John McLaughlin Williams: I find much of Florent Schmitt’s music very pointillistic; it’s similar to the pointillistic style of painting. Like those paintings, when you’re standing far away everything has a very familiar shape, but when you’re up close, it’s a series of little dots or points of music which at first don’t seem to have a logical connection.
But in actuality, it’s extremely logical. Schmitt has things planned down to the very last 32nd rest. It’s an amazing application of technique, and it’s an inspiration.
PLN: What was it like to prepare Pour presque tous les temps for performance, and how did you approach rehearsing the music?
Nadine Deleury: This is very unusual for us, but we decided to hold some of our rehearsals with two or three of the musicians instead of all four. It’s actually quite rare for a small chamber group to split up like that for rehearsals, but in doing so we heard things in the music that we hadn’t discerned before. It was quite helpful to our preparation.
Velda Kelly: I actually think our best rehearsals were when we split into smaller groups. The sectional combinations we held were for the violin and cello; violin, cello and flute; and also violin, flute and piano.
Schmitt’s music has so much texture, it was difficult to process everything that was going on when all four of us were playing at once. But after these sectionals, things came together very nicely.
John McLaughlin Williams: The piano part is very rich and robust even on its own. Schmitt really knew how to compose for the keyboard. He was a pianist himself, and there’s an amazing corpus of music he wrote for the keyboard.
Nadine Deleury: John, you’re first and foremost a violinist. I’ve been meaning to ask — how come you decided to play the piano part in this piece instead of the violin?
John McLaughlin Williams: That’s an easy question to answer: You asked me!
PLN: What you’re saying about these rehearsals mirrors what I hear often about Florent Schmitt’s scores — that they’re challenging even for highly trained musicians. Do you think Schmitt’s music is more complex than it needs to be?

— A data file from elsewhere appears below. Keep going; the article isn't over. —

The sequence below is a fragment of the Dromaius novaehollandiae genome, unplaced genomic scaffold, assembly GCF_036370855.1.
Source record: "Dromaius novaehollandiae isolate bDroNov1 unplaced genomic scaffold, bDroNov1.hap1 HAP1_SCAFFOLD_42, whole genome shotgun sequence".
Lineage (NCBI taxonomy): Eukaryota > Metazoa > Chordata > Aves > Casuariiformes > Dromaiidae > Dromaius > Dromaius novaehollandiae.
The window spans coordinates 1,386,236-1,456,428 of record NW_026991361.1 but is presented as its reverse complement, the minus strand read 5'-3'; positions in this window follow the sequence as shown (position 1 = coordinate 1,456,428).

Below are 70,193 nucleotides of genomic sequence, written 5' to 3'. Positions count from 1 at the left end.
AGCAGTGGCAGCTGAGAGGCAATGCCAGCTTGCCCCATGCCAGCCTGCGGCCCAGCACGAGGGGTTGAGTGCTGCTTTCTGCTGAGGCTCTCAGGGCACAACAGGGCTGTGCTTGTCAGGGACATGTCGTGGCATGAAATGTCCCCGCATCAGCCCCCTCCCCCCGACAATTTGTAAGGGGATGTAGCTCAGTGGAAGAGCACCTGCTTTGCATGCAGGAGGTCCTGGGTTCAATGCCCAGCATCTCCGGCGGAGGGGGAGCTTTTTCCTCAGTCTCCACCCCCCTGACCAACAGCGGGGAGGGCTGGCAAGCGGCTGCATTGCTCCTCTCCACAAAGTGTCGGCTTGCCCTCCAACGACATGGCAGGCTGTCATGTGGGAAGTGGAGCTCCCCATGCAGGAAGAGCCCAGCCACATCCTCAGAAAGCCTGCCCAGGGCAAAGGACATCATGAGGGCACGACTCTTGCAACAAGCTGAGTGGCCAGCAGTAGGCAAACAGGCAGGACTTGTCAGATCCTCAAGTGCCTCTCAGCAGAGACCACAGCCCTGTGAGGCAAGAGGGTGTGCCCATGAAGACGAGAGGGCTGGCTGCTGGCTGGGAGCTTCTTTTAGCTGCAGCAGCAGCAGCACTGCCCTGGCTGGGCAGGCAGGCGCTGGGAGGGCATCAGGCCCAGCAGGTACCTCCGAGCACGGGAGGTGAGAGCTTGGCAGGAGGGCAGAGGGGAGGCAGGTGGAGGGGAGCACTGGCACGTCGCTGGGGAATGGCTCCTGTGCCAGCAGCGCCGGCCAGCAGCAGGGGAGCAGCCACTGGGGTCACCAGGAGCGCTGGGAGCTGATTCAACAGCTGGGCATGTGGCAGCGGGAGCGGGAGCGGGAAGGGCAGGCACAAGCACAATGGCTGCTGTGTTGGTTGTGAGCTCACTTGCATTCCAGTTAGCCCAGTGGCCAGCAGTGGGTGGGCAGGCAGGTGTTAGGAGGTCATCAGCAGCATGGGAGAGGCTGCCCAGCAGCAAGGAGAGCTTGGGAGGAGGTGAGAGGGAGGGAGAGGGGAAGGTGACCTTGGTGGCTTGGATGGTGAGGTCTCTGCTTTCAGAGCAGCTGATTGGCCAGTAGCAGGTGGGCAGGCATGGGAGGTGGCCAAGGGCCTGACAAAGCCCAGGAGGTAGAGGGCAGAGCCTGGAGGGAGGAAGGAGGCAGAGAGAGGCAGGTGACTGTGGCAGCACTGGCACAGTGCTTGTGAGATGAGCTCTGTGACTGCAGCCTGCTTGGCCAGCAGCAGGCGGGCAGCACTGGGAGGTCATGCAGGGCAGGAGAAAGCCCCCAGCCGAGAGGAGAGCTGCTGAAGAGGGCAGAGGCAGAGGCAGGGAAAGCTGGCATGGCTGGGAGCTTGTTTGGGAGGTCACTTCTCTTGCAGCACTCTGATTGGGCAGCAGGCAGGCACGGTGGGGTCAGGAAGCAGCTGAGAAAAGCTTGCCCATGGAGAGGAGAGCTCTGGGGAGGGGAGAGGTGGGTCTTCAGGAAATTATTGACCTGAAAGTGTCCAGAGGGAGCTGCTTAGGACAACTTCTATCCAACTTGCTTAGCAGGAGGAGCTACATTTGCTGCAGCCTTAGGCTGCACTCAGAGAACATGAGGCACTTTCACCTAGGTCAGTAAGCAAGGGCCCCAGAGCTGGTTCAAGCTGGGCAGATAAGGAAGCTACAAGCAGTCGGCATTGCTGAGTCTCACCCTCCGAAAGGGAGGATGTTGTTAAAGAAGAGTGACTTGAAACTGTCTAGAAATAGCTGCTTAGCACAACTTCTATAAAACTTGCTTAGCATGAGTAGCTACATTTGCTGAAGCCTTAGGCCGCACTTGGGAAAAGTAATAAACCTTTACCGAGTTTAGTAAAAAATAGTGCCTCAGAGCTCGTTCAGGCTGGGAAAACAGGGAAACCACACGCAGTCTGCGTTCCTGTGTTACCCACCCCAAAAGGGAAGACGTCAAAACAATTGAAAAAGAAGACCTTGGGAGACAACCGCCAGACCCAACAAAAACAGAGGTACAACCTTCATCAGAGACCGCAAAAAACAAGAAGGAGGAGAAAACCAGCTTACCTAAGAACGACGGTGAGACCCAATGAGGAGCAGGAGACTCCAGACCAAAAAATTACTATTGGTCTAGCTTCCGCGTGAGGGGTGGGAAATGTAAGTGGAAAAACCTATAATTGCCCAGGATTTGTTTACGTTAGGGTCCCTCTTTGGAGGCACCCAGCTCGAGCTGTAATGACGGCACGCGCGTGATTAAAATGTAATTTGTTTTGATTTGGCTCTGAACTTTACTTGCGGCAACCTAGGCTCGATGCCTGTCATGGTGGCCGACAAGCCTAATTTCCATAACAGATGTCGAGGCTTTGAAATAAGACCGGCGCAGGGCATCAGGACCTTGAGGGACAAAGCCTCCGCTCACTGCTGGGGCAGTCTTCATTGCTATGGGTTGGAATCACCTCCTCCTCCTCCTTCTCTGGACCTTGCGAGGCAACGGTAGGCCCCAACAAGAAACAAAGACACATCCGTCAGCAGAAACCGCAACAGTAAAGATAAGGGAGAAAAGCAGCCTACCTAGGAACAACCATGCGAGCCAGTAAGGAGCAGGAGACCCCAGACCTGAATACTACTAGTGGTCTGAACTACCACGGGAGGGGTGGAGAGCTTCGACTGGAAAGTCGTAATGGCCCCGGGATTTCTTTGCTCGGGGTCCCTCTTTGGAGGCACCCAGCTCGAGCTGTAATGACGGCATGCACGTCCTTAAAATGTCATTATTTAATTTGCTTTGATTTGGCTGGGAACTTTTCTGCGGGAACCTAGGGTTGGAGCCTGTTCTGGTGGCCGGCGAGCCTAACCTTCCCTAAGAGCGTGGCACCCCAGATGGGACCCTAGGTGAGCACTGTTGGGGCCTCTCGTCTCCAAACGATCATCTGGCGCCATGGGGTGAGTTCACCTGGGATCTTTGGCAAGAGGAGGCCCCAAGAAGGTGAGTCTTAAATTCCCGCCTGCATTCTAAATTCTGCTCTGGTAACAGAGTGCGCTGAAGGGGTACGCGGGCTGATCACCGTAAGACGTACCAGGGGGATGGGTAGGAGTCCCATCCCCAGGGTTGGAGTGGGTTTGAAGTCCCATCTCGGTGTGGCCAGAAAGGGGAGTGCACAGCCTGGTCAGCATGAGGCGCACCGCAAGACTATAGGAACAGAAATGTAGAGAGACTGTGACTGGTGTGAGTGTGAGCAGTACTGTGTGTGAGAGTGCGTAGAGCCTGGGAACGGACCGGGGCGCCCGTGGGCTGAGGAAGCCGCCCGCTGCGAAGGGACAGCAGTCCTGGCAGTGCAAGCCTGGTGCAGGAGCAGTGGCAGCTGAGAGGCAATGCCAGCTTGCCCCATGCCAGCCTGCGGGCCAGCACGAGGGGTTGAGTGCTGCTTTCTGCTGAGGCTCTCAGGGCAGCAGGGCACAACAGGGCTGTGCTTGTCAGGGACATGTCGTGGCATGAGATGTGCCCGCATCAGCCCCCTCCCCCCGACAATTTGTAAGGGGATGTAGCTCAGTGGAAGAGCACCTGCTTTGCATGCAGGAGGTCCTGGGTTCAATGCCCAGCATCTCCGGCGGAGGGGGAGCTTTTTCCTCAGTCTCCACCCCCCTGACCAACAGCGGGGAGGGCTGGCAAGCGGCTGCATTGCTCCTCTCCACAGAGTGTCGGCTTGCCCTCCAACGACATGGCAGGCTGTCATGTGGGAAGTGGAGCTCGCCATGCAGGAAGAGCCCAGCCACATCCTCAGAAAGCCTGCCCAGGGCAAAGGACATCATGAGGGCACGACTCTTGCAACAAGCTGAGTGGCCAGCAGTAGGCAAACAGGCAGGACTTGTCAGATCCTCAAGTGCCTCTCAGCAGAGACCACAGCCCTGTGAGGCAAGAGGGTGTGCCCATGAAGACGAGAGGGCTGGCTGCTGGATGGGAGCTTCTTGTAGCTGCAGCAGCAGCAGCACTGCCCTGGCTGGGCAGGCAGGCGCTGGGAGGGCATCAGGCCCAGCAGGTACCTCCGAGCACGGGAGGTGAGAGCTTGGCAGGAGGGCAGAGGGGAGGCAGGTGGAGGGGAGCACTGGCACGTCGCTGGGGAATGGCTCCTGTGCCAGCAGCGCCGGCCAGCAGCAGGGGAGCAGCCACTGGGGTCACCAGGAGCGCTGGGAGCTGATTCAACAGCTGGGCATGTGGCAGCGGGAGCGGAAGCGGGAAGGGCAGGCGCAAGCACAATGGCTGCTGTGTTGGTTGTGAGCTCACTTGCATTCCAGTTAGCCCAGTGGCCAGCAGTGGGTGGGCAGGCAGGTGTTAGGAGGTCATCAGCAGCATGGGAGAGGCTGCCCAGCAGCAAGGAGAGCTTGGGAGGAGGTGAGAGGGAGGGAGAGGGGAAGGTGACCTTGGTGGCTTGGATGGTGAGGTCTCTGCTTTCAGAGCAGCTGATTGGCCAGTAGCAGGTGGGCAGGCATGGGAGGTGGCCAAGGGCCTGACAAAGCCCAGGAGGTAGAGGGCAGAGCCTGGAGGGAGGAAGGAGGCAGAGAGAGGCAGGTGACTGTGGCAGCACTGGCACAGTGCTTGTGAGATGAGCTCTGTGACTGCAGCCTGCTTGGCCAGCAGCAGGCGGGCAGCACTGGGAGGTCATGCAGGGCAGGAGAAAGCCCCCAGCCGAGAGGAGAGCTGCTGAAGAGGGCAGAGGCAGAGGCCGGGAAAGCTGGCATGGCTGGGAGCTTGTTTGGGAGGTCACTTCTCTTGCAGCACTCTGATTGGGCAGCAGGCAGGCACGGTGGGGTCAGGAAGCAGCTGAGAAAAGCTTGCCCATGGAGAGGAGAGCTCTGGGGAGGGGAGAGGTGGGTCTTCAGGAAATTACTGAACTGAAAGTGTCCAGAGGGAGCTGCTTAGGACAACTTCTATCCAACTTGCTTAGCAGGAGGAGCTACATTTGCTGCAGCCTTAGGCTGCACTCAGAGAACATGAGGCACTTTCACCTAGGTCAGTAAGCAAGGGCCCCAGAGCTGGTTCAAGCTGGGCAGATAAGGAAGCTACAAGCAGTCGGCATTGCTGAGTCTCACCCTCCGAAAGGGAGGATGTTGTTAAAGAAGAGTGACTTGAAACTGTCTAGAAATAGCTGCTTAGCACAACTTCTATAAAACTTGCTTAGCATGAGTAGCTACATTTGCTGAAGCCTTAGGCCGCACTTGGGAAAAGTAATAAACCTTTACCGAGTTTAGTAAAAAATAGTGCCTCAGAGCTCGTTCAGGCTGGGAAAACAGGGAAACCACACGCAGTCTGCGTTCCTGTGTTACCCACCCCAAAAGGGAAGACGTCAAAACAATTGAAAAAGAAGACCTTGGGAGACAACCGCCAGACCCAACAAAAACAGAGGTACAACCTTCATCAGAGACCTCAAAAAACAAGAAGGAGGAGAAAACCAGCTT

John McLaughlin Williams: Absolutely not! It is true that Schmitt had a penchant for complexity, but as he moved along in his career we actually find that he’s able to achieve the same effects with a simpler palette.
Schmitt was very specific in the effects he wanted to achieve in his music. When you study his scores, you find that every note and every notation has a specific purpose; nothing is extraneous.
Another interesting observation I have when I look at this particular score is this: It would be very easy to orchestrate it. Even though the piece is scored for just four instruments, the way it’s written it’s very clear how one could expand the instrumentation to encompass a full symphony orchestra.
PLN: Do you have any comments you’d like to make about particular movements of the piece?
Nadine Deleury: In the slow movement, I hear a theme from Bernstein’s West Side Story — but of course, Schmitt’s piece came first!
John McLaughlin Williams: I particularly love the second movement. It’s so typical of Schmitt’s music in that it’s surprising in where it leads.
It defies expectations. It starts out very dreamy in a classic French way, but then it seems to dissolve into something more dissonant and more dramatic. It’s a sort of an “expressionistic lullaby” — and a very contemporary aspect of Schmitt’s compositional style.
PLN: How would you characterize the musical style of Pour presque tous les temps beyond the general idea that it sounds “French”?
Velda Kelly: I definitely hear Poulenc in the music, and I also hear Stravinsky in spots — especially in the last movement with all of the rhythmic complexity and drive that it has.
John McLaughlin Williams: It’s important to mention in that context that Schmitt and Stravinsky were close friends in the early decades of the 20th century — and that Stravinsky counted Schmitt as a great influence during his early years in Paris. So it may be that the two musicians were influencing each other in a reciprocal way.
PLN: Are there any additional comments you’d like to make about Florent Schmitt and his music?
There’s a famous photograph taken around the time Pour presque tous les temps was composed. Schmitt is seated with his longtime friend and fellow-composer Ralph Vaughan Williams. Schmitt looks very elegant and well-manicured in his custom-tailored suit even as Vaughan Williams looks all scruffy in his English tweeds. Seeing the stark contrast, it is an apt reflection of Schmitt — the man and the artist.
Special thanks to these four musicians for taking the time to share their observations about Florent Schmitt and his music. It was an interesting and informative discussion; there’s no question that the audience was very favorably disposed to the music, heartily applauding both the performance and the subsequent Q&A session about the composer.
Considering the very positive reception Pour presque tous les temps received, other chamber music groups across North America would be well-advised to investigate this composition and add it to their repertoire as well.